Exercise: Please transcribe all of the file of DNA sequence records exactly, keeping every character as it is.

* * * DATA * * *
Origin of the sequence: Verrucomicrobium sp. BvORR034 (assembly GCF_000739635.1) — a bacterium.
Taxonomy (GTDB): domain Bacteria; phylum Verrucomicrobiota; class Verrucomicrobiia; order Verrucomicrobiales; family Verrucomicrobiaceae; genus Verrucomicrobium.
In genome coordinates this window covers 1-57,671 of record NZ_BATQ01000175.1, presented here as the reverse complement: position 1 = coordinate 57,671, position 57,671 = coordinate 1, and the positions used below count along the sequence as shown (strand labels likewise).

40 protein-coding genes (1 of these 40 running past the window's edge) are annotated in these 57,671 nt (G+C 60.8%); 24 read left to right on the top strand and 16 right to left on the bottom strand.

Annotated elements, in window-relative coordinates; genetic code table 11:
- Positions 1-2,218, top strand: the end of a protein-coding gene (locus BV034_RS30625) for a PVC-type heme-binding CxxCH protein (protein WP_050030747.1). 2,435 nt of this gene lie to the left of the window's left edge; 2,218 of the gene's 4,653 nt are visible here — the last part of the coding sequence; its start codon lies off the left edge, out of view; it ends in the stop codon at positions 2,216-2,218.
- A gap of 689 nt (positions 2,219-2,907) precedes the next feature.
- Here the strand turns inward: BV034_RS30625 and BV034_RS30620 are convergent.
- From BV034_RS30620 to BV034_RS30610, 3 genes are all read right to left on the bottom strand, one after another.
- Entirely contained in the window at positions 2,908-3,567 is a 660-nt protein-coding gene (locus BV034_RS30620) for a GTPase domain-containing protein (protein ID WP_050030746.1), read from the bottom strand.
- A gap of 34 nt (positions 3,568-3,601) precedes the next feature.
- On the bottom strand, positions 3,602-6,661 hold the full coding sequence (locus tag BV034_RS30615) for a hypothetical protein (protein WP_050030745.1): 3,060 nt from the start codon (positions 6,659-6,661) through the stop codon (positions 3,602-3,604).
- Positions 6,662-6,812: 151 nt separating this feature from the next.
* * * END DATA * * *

Origin of the sequence: Verrucomicrobium sp. BvORR034 (assembly GCF_000739635.1) — a bacterium.
Taxonomy (GTDB): domain Bacteria; phylum Verrucomicrobiota; class Verrucomicrobiia; order Verrucomicrobiales; family Verrucomicrobiaceae; genus Verrucomicrobium.
In genome coordinates this window covers 1-57,671 of record NZ_BATQ01000175.1, presented here as the reverse complement: position 1 = coordinate 57,671, position 57,671 = coordinate 1, and the positions used below count along the sequence as shown (strand labels likewise).

40 protein-coding genes (1 of these 40 running past the window's edge) are annotated in these 57,671 nt (G+C 60.8%); 24 read left to right on the top strand and 16 right to left on the bottom strand.

Annotated elements, in window-relative coordinates; genetic code table 11:
- Positions 1-2,218, top strand: the end of a protein-coding gene (locus BV034_RS30625) for a PVC-type heme-binding CxxCH protein (protein WP_050030747.1). 2,435 nt of this gene lie to the left of the window's left edge; 2,218 of the gene's 4,653 nt are visible here — the last part of the coding sequence; its start codon lies off the left edge, out of view; it ends in the stop codon at positions 2,216-2,218.
- A gap of 689 nt (positions 2,219-2,907) precedes the next feature.
- Here the strand turns inward: BV034_RS30625 and BV034_RS30620 are convergent.
- From BV034_RS30620 to BV034_RS30610, 3 genes are all read right to left on the bottom strand, one after another.
- Entirely contained in the window at positions 2,908-3,567 is a 660-nt protein-coding gene (locus BV034_RS30620) for a GTPase domain-containing protein (protein ID WP_050030746.1), read from the bottom strand.
- A gap of 34 nt (positions 3,568-3,601) precedes the next feature.
- On the bottom strand, positions 3,602-6,661 hold the full coding sequence (locus tag BV034_RS30615) for a hypothetical protein (protein WP_050030745.1): 3,060 nt from the start codon (positions 6,659-6,661) through the stop codon (positions 3,602-3,604).
- Positions 6,662-6,812: 151 nt separating this feature from the next.